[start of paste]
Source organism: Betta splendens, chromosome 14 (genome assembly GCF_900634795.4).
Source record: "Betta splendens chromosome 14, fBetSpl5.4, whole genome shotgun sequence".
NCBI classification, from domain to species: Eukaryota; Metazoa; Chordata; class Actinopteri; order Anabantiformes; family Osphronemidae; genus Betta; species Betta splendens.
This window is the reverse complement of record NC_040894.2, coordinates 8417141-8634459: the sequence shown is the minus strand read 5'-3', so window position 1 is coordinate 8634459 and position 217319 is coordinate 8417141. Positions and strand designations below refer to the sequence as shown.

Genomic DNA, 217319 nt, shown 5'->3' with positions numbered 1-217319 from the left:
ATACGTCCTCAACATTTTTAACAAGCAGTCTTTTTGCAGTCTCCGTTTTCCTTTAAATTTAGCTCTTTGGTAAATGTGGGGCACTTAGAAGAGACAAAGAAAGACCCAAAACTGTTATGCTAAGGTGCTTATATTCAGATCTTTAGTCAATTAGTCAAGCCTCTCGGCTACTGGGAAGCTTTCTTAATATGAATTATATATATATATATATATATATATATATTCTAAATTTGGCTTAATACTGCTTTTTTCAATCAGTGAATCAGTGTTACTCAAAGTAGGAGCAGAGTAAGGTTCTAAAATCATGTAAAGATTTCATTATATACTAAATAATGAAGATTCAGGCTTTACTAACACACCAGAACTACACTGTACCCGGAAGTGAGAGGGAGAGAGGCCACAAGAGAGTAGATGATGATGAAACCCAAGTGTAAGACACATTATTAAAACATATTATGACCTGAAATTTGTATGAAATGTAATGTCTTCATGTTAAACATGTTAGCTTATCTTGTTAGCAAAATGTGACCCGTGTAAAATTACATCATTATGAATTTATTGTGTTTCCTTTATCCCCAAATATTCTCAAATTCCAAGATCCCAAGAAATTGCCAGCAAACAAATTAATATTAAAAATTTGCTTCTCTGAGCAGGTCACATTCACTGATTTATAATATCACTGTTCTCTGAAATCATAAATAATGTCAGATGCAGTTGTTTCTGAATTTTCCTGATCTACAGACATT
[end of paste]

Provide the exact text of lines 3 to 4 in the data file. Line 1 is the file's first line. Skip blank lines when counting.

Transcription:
NCBI classification, from domain to species: Eukaryota; Metazoa; Chordata; class Actinopteri; order Anabantiformes; family Osphronemidae; genus Betta; species Betta splendens.
This window is the reverse complement of record NC_040894.2, coordinates 8417141-8634459: the sequence shown is the minus strand read 5'-3', so window position 1 is coordinate 8634459 and position 217319 is coordinate 8417141. Positions and strand designations below refer to the sequence as shown.